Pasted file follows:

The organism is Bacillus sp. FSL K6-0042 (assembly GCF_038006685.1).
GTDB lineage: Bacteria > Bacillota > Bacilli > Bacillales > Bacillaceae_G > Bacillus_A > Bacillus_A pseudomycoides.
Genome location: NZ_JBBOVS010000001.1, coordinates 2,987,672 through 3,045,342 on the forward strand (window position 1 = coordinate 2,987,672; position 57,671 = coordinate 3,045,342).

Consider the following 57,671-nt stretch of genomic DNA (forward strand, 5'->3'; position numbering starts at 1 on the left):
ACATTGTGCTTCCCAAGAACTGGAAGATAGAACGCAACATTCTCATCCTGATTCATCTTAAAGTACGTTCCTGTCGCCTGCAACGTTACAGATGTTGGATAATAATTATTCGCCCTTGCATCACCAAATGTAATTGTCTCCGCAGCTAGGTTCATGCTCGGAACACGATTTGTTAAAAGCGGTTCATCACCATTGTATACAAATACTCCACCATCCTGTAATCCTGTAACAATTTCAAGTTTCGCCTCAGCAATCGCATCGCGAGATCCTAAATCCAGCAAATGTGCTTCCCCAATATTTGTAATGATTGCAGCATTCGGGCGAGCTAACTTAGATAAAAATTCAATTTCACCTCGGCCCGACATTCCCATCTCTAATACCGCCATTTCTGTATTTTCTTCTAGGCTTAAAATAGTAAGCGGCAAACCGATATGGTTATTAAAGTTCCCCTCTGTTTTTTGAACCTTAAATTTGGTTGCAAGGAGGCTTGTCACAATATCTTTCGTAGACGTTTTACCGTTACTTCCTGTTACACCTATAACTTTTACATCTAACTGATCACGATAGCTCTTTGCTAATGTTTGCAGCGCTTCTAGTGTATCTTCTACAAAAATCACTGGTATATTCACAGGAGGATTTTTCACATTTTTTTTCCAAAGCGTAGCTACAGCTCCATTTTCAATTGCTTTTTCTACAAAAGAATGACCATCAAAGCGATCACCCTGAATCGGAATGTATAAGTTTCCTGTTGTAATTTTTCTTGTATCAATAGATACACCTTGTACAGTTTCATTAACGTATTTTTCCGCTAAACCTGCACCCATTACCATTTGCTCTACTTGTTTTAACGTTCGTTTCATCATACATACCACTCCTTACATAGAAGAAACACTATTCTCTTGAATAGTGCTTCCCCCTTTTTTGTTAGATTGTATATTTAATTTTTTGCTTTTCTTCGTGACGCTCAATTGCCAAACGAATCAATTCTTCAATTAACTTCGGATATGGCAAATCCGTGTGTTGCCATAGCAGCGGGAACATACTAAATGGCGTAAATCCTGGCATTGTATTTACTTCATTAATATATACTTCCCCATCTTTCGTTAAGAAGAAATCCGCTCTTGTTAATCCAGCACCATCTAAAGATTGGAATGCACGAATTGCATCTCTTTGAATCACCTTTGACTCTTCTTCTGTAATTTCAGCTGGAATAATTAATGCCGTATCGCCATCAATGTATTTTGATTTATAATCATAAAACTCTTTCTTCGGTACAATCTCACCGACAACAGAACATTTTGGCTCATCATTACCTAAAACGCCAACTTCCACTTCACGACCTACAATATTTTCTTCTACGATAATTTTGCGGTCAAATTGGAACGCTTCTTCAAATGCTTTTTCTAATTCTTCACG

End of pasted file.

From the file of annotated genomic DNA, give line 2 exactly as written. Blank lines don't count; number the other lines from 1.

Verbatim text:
GTDB lineage: Bacteria > Bacillota > Bacilli > Bacillales > Bacillaceae_G > Bacillus_A > Bacillus_A pseudomycoides.